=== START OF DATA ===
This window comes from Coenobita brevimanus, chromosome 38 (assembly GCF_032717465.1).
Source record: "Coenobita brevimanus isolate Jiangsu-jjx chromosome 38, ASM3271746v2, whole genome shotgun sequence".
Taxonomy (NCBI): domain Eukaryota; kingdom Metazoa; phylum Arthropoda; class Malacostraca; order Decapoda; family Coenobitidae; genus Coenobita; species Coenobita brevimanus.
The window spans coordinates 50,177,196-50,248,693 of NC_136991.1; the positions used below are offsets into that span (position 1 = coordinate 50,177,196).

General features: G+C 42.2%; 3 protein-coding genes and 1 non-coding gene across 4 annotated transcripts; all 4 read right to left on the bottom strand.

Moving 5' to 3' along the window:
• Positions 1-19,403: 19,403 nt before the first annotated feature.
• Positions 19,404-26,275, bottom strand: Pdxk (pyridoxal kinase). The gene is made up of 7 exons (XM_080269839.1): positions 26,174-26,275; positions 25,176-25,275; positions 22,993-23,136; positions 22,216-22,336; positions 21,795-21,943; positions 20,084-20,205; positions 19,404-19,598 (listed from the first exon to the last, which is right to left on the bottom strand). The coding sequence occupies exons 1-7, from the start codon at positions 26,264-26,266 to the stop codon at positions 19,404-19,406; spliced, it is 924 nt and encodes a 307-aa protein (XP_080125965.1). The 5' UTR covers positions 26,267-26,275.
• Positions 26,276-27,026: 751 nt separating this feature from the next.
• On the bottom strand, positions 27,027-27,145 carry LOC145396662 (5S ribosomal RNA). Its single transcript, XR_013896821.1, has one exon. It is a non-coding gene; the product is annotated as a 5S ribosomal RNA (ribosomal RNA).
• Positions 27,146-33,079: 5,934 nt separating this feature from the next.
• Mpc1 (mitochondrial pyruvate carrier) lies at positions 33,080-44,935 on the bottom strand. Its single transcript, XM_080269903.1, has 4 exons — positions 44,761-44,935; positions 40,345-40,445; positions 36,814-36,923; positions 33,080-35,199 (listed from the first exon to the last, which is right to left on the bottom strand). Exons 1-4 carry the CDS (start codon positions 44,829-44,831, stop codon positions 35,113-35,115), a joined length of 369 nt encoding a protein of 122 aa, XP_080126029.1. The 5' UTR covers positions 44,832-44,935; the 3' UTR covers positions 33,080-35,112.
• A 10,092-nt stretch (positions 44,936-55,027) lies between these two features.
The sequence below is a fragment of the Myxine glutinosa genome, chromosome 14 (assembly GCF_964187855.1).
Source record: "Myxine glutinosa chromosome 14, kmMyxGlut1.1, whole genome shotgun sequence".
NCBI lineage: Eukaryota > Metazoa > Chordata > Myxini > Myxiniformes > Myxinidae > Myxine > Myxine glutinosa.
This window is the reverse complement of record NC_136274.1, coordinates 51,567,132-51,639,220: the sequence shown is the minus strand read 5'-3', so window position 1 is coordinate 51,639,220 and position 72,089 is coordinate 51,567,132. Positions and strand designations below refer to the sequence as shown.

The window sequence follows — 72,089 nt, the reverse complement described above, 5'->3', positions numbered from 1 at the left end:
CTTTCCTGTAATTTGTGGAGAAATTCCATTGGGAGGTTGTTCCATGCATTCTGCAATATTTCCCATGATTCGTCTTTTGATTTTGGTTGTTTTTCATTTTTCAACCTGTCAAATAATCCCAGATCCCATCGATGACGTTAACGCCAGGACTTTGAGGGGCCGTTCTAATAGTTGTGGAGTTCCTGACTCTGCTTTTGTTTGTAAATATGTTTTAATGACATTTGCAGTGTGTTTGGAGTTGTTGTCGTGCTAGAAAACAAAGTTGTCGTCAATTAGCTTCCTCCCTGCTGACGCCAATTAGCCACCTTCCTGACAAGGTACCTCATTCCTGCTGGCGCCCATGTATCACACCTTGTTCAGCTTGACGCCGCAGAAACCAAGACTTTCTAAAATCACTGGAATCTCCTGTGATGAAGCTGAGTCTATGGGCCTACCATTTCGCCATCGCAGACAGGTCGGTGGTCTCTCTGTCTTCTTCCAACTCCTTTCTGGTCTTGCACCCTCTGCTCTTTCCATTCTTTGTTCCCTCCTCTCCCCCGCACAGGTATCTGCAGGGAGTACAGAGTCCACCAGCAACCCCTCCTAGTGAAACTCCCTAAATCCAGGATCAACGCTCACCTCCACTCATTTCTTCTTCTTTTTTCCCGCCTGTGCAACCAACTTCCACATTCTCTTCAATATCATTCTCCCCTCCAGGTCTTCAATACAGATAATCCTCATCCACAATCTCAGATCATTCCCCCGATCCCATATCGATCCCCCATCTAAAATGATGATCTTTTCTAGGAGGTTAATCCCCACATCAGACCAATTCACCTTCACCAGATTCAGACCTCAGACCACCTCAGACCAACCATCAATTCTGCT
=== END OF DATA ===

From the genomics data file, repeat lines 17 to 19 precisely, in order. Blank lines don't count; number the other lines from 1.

This window is the reverse complement of record NC_136274.1, coordinates 51,567,132-51,639,220: the sequence shown is the minus strand read 5'-3', so window position 1 is coordinate 51,639,220 and position 72,089 is coordinate 51,567,132. Positions and strand designations below refer to the sequence as shown.

The window sequence follows — 72,089 nt, the reverse complement described above, 5'->3', positions numbered from 1 at the left end:
CTTTCCTGTAATTTGTGGAGAAATTCCATTGGGAGGTTGTTCCATGCATTCTGCAATATTTCCCATGATTCGTCTTTTGATTTTGGTTGTTTTTCATTTTTCAACCTGTCAAATAATCCCAGATCCCATCGATGACGTTAACGCCAGGACTTTGAGGGGCCGTTCTAATAGTTGTGGAGTTCCTGACTCTGCTTTTGTTTGTAAATATGTTTTAATGACATTTGCAGTGTGTTTGGAGTTGTTGTCGTGCTAGAAAACAAAGTTGTCGTCAATTAGCTTCCTCCCTGCTGACGCCAATTAGCCACCTTCCTGACAAGGTACCTCATTCCTGCTGGCGCCCATGTATCACACCTTGTTCAGCTTGACGCCGCAGAAACCAAGACTTTCTAAAATCACTGGAATCTCCTGTGATGAAGCTGAGTCTATGGGCCTACCATTTCGCCATCGCAGACAGGTCGGTGGTCTCTCTGTCTTCTTCCAACTCCTTTCTGGTCTTGCACCCTCTGCTCTTTCCATTCTTTGTTCCCTCCTCTCCCCCGCACAGGTATCTGCAGGGAGTACAGAGTCCACCAGCAACCCCTCCTAGTGAAACTCCCTAAATCCAGGATCAACGCTCACCTCCACTCATTTCTTCTTCTTTTTTCCCGCCTGTGCAACCAACTTCCACATTCTCTTCAATATCATTCTCCCCTCCAGGTCTTCAATACAGATAATCCTCATCCACAATCTCAGATCATTCCCCCGATCCCATATCGATCCCCCATCTAAAATGATGATCTTTTCTAGGAGGTTAATCCCCACATCAGACCAATTCACCTTCACCAGATTCAGACCTCAGACCACCTCAGACCAACCATCAATTCTGCT